Dr. Josef Rösch, who pioneered important new medical techniques and interventional procedures, passed away early this year at the age of 91. Some of his innovations include the use of embolization to control gastrointestinal bleeding and the transjugular intrahepatic portosystemic shunt (TIPS) procedure.
“Cook has had the pleasure and the wonderful opportunity to work with this great pioneer of interventional radiology. Josef’s kind demeanor and unyielding passion for improving patient care were truly inspirational and will be an example to all.”
—Rick Mellinger, vice president, global marketing, Cook Medical
Dr. Rösch began his career in Prague, Czech Republic, where he performed his first angiographic procedure in 1954. Modern angiography had begun only a year earlier in Sweden, when Dr. Sven Seldinger introduced percutaneous arteriography. (Read more about Dr. Seldinger.)
In a video presentation1, Dr. Rösch shared his memories of the early days of interventional radiology:
“My first angiographic technique in 1954 was transparietal splenoportography, which is visualizing the portal venous system, using contrast material injected directly into the spleen.”
Dr. Rösch’s fluoroscopic table from 1954. Photo used by permission.
“Our angiographic equipment was quite primitive, a fluoroscopic table with X-ray slides that were manually pushed through. We practiced the procedure with the lights on and then did the actual procedure in the dark. Everything was simplified in 1957 when we received a dedicated angiographic room with a film changer.”
A historic partnership
During his 12 years in Prague, Dr. Rösch wrote two books, created two teaching movies, and wrote 60 scientific papers. The first American who asked for a reprint of Dr. Rösch’s paper on splenoportography was Dr. Charles T. Dotter, in 1959. Dr. Rösch sent the article to Dr. Dotter, and they became pen pals and colleagues, working together to create 27 scientific papers.
In 1963, Dr. Dotter visited Prague for a large worldwide conference and presented a talk entitled “Cardiac catheterization and angiographic techniques of the future,” which in the words of Dr. Rösch “planted the seeds of interventional radiology.” Read more about Dr. Dotter.
In 1965, Dr. Dotter invited Dr. Rösch to Oregon for a one-year fellowship at the University of Oregon Medical School in Portland. Dr. Rösch was then invited by UCLA to teach there on a fellowship. In 1969, Russia invaded Czechoslovakia (now the Czech Republic) and Dr. Rösch and his family decided to stay in America, though they were sad to leave their homeland behind.
Dr. Dotter soon lured Dr. Rösch back to Portland, where he accepted a permanent position on the Oregon Health Sciences University (OHSU) faculty, and where he continued to work until his death.
Dr. Rösch was the first author or co-author of 495 published articles or book chapters. He was also an inventor and co-authored 12 patents. He was a respected and beloved mentor to young doctors throughout his life.
The creation of the Dotter Interventional Institute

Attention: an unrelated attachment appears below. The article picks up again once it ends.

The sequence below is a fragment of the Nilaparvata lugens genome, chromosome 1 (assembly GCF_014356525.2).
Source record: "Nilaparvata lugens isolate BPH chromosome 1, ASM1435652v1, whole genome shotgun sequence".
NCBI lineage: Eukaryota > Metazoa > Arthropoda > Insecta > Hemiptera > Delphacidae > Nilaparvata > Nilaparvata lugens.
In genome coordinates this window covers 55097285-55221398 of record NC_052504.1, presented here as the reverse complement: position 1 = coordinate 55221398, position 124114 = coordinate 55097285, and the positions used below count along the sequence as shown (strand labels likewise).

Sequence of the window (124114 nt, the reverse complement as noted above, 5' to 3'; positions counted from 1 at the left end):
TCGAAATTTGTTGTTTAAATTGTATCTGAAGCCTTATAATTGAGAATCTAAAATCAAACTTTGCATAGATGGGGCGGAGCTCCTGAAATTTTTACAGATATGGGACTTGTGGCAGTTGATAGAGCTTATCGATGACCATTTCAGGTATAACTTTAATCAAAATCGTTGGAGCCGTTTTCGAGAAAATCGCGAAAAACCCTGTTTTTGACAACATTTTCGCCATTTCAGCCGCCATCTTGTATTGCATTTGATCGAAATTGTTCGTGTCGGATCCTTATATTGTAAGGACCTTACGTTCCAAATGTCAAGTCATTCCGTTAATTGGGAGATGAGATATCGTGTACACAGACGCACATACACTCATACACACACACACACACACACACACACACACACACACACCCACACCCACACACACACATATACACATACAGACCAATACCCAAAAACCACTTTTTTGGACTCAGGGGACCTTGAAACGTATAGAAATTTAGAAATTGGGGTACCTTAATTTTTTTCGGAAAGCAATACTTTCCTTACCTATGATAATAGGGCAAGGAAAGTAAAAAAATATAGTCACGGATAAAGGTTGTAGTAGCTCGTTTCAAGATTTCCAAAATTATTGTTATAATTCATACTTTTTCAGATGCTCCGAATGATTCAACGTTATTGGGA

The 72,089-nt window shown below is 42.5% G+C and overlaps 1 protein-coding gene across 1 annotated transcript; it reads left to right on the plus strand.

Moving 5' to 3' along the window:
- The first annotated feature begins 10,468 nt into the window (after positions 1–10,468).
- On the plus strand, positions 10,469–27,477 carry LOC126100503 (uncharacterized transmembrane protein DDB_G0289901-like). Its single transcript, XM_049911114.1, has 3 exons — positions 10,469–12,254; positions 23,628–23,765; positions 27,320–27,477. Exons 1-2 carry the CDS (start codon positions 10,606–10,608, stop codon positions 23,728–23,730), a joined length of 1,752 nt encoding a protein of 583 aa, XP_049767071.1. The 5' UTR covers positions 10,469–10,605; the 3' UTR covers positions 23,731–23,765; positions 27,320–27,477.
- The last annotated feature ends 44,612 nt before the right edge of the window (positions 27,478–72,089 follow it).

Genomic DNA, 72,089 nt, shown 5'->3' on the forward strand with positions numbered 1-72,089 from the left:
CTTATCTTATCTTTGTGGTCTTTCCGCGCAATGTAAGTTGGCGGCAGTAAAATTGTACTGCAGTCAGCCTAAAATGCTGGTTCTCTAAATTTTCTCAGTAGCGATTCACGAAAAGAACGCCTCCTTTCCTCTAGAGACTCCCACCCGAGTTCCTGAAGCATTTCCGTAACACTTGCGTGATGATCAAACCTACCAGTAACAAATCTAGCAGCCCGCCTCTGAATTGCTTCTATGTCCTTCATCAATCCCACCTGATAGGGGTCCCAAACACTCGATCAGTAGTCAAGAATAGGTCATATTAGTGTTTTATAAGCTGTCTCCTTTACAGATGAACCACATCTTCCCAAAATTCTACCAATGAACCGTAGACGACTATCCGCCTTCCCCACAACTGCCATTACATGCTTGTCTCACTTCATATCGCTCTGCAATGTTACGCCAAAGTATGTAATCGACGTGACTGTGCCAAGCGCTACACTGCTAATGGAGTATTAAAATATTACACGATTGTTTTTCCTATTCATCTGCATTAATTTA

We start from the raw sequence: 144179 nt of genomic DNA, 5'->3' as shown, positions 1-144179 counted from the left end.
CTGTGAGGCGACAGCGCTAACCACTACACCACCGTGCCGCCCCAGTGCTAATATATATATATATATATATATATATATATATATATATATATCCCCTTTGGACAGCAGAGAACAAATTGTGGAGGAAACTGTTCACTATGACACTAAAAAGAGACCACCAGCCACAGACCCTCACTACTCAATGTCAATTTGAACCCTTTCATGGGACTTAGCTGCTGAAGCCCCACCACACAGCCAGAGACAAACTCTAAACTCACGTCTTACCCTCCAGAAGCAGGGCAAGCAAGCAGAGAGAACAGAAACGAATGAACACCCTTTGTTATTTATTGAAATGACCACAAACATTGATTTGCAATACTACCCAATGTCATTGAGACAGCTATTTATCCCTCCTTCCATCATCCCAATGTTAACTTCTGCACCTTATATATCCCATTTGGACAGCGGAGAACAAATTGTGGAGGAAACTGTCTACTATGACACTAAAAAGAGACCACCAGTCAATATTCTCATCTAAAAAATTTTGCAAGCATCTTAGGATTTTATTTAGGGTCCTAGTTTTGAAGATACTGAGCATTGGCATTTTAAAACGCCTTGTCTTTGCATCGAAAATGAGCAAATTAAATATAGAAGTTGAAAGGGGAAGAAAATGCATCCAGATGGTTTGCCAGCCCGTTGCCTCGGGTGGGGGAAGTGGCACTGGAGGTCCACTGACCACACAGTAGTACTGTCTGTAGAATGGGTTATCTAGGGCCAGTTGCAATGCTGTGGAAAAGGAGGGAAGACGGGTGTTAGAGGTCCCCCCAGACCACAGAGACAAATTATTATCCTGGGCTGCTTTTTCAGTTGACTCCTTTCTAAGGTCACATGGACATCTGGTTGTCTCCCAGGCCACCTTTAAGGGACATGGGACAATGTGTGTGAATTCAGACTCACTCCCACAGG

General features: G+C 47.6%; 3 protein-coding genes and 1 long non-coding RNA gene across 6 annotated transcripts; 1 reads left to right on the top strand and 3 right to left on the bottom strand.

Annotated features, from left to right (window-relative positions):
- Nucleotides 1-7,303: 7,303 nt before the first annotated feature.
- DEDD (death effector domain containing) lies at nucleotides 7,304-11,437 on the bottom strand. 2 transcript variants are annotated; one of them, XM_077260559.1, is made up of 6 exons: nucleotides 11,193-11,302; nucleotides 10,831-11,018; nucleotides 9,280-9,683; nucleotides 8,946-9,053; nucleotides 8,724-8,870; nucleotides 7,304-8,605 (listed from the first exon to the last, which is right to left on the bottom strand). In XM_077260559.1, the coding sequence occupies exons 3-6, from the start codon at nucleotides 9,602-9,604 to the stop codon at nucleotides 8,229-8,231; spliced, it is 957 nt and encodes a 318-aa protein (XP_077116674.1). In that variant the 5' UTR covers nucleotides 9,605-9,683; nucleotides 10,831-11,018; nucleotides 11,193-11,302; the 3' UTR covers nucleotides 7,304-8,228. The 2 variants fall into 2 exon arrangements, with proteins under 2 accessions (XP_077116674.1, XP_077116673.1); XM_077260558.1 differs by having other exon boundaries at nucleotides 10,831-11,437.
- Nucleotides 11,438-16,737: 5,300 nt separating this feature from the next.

In April, 1989, Bill Cook, founder of Cook Medical, spoke at the “Charles Dotter Memorial Days event” celebrating the life of Dr. Dotter, who died in 1985. During his speech, Cook announced Cook Medical’s significant financial contribution to OHSU to launch the Dotter Interventional Institute. The goals of the institute were to promote interventional education and research and to provide the highest-quality interventional treatment to patients.
Dr. Rösch became the founding director of the Dotter Institute, and his career at OHSU spanned more than 40 years. The Dotter Institute will hold a celebration of Dr. Rösch’s life on March 31, 2016. Read OHSU’s notice of Dr. Rösch’s passing.
Three Dotter Interventional Institute directors pose in front of a plaque depicting Dr. Charles T. Dotter: Dr. John Kaufman, the current director; Dr. Frederick Keller, past director; and Dr. Josef Rösch, founding director. Photo used by permission.
The Dotter Interventional Institute continues to further the scope of interventional treatment.
“Dr. Rösch was very patient, soft-spoken, and kind. He was able to find simple and elegant solutions to complex problems, and his name is on several of our products. He had the original vision of what the Dotter Institute could be, and he was the key person that drew people there to study.”
—Tom Osborne, senior vice president, intellectual property growth and development, Cook Medical
“Dr. Rösch was a true legend in the field of interventional radiology. His impact, both at OHSU and internationally, will not soon be forgotten.”
—John Kaufman, MD, MS, director, Dotter Institute and Frederick S. Keller Professor of Interventional Radiology, OHSU School of Medicine.2
Memorable sayings from Dr. Rösch
Dr. Frederick Keller, past director of the Dotter Institute, worked closely with Dr. Rösch and recalls some of his favorite Dr. Rösch sayings:
What is a TIPS procedure?
Dr. Frederick Keller and Dr. John Kaufman are paid consultants of Cook Medical.
*Portrait of Dr. Rösch by Keith Kline, Cook Medical
- Dr. Josef Rösch, “How it All Started: Personal Memories,” a video presentation for the IGI 50 meeting in Portland, OR, 2014.
- “In Memoriam: Josef Rösch, MD (1925-2016) https://www.ohsu.edu/xd/education/schools/school-of-medicine/news-and-events/memoriam-rosch.cfm